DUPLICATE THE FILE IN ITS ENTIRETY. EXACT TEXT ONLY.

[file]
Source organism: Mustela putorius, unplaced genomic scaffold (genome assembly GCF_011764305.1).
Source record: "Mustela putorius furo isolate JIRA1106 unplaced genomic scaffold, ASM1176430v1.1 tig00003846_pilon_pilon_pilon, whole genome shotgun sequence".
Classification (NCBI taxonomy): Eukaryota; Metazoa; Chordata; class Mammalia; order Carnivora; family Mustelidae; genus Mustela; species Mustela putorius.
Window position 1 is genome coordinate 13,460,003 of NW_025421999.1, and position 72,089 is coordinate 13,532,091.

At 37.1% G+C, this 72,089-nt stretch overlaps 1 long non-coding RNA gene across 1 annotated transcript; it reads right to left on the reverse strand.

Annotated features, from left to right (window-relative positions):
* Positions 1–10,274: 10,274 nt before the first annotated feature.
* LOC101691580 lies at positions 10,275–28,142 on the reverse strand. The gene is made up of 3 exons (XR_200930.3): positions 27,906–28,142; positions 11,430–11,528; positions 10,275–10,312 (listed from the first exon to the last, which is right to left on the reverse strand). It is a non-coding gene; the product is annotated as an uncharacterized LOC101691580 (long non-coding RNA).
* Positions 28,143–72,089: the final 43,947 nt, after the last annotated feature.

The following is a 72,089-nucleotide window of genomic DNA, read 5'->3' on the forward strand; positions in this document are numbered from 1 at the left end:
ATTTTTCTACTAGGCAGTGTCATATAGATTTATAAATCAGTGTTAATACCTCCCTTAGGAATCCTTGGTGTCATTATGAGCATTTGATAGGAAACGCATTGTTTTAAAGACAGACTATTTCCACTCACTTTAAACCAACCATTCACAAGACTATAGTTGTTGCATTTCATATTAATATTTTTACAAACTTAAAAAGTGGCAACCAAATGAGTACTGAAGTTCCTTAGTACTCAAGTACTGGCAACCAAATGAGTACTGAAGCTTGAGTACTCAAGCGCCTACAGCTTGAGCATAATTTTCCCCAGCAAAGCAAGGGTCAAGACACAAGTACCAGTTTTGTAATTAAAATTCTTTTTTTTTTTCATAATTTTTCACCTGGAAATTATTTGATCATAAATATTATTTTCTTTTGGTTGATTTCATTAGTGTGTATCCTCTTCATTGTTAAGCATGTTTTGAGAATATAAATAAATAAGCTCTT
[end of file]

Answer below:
Source organism: Mustela putorius, unplaced genomic scaffold (genome assembly GCF_011764305.1).
Source record: "Mustela putorius furo isolate JIRA1106 unplaced genomic scaffold, ASM1176430v1.1 tig00003846_pilon_pilon_pilon, whole genome shotgun sequence".
Classification (NCBI taxonomy): Eukaryota; Metazoa; Chordata; class Mammalia; order Carnivora; family Mustelidae; genus Mustela; species Mustela putorius.
Window position 1 is genome coordinate 13,460,003 of NW_025421999.1, and position 72,089 is coordinate 13,532,091.

At 37.1% G+C, this 72,089-nt stretch overlaps 1 long non-coding RNA gene across 1 annotated transcript; it reads right to left on the reverse strand.

Annotated features, from left to right (window-relative positions):
* Positions 1–10,274: 10,274 nt before the first annotated feature.
* LOC101691580 lies at positions 10,275–28,142 on the reverse strand. The gene is made up of 3 exons (XR_200930.3): positions 27,906–28,142; positions 11,430–11,528; positions 10,275–10,312 (listed from the first exon to the last, which is right to left on the reverse strand). It is a non-coding gene; the product is annotated as an uncharacterized LOC101691580 (long non-coding RNA).
* Positions 28,143–72,089: the final 43,947 nt, after the last annotated feature.

The following is a 72,089-nucleotide window of genomic DNA, read 5'->3' on the forward strand; positions in this document are numbered from 1 at the left end:
ATTTTTCTACTAGGCAGTGTCATATAGATTTATAAATCAGTGTTAATACCTCCCTTAGGAATCCTTGGTGTCATTATGAGCATTTGATAGGAAACGCATTGTTTTAAAGACAGACTATTTCCACTCACTTTAAACCAACCATTCACAAGACTATAGTTGTTGCATTTCATATTAATATTTTTACAAACTTAAAAAGTGGCAACCAAATGAGTACTGAAGTTCCTTAGTACTCAAGTACTGGCAACCAAATGAGTACTGAAGCTTGAGTACTCAAGCGCCTACAGCTTGAGCATAATTTTCCCCAGCAAAGCAAGGGTCAAGACACAAGTACCAGTTTTGTAATTAAAATTCTTTTTTTTTTTCATAATTTTTCACCTGGAAATTATTTGATCATAAATATTATTTTCTTTTGGTTGATTTCATTAGTGTGTATCCTCTTCATTGTTAAGCATGTTTTGAGAATATAAATAAATAAGCTCTT